What’s Behind Malaysia’s North Korea Embassy Reopening Announcement?

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What’s Behind Malaysia’s North Korea Embassy Reopening Announcement?

A closer look at the context behind the move as well as its potential significance.

What’s Behind Malaysia’s North Korea Embassy Reopening Announcement?

Malaysia’s Foreign Minister Saifuddin Abdullah, seen here with other officials including Prime Minister Mahathir Mohamad at the rolling out of Malaysia’s new foreign policy vision last year.

Credit: Twitter/MalaysianMFA

On January 3, Malaysia officially confirmed that it would be reopening its embassy in North Korea. Though the move was far from surprising and specifics remain unclear, the significance of the potential development needs to be understood within the broader context of Malaysia’s ties with North Korea, Malaysia’s foreign policy under the current government, and contemporary developments affecting both sides.

Malaysia’s relationship with North Korea has historically been much more complex than the so-called “special relationship” label sometimes attached to it. Nonetheless, the diplomatic row that resulted between the two countries following the assassination of Kim Jong Un’s estranged half-brother Kim Jong-nam in February 2017 at Kuala Lumpur International Airport under the former administration of Prime Minister Najib Razak had led Malaysia to enact a series of restrictions in several realms, including closing its embassy, a travel ban, and restrictions in several realms including on workers and businesses.

But even when Malaysia’s embassy in North Korea was closed, the Malaysian government at the time indicated that this was a temporary move that might be reversed at a later date. Indeed, at the time Malaysia’s foreign ministry announced the restrictions that it did on North Korea such as a ban on citizen travel, it had clearly stated that these would be reviewed once the situation was judged to have returned to normal, thus leaving room for some flexibility and policy change.

Last week, we saw the intent to move forward with this reversal finally confirmed under the new Pakatan Harapan government which had ousted Najib’s government back in May 2018. On January 3, while speaking about Malaysia’s general foreign policy priorities for 2020, Malaysia’s foreign minister suggested that it would consider reopening its embassy in Pyongyang.

Specifically, during a press conference reflecting on the Pakatan Harapan’s foreign policy approach, Malaysian Foreign Minister Saifuddin Abdullah said that there would be an opening of the Malaysian embassy in Pyongyang following the resumption of bilateral ties with North Korea. Saifuddin cast the reopening of the embassy as part of a series of developments tied to Malaysia’s overseas posts, with others including the setting up of a Malaysian consulate general in Istanbul, Turkey.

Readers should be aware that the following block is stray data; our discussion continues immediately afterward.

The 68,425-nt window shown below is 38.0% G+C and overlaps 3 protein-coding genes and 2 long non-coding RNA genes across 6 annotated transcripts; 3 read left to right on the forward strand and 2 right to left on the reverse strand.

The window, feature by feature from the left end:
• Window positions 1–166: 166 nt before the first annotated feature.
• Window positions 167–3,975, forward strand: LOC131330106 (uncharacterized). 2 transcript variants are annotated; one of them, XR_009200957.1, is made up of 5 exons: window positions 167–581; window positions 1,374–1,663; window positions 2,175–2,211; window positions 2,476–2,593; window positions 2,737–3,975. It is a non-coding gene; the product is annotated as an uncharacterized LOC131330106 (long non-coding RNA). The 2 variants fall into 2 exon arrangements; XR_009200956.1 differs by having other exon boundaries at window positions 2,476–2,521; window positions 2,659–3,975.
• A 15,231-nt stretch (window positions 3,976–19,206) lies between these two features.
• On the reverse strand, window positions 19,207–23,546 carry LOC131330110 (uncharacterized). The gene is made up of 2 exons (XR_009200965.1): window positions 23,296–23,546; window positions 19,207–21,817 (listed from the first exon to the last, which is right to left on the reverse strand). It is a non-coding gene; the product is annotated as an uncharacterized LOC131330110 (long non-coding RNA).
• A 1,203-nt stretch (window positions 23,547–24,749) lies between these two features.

While the development is far from surprising, it is not without significance. With respect to the bilateral relationship itself, it suggests that Malaysia-North Korea ties have finally approached a point where the more public aspects of relations can be gradually restored and also underscores how long it has taken for the two countries to move forward with such steps after the downturn back in 2017.

Beyond this, it also shows the PH government’s emphasis on Malaysia playing a role in promoting regional engagement. When Saifuddin announced the move, he notably cast it as not just being a bilateral move but as part of an effort to “motivate” North Korea to continue to pursue diplomacy and to reinforce Malaysia’s belief that such encouragement should continue, including the easing of some sanctions. This is in line with the PH government’s foreign policy approach where Malaysia sees itself as an active player in shaping regional issues where possible.

To be sure, this move is not without its risks for Malaysia’s foreign policy, especially given the bleak outlook for diplomacy as it stands now given recent indications out of Pyongyang, the difficulty of getting progress in inter-Korean ties, and the risk of increasing U.S.-North Korea tensions in 2020. And a more extensive evaluation of Malaysia’s changing approach to North Korea will only be possible once we see the specifics of the move the PH government has been suggesting, including not just the embassy reopening – for which there has not been a specific date given – but also other aspects of ties including visa policies and travel that affect the safety and security of Malaysian citizens. As this takes shape into the rest of 2020, it will continue to be important to watch.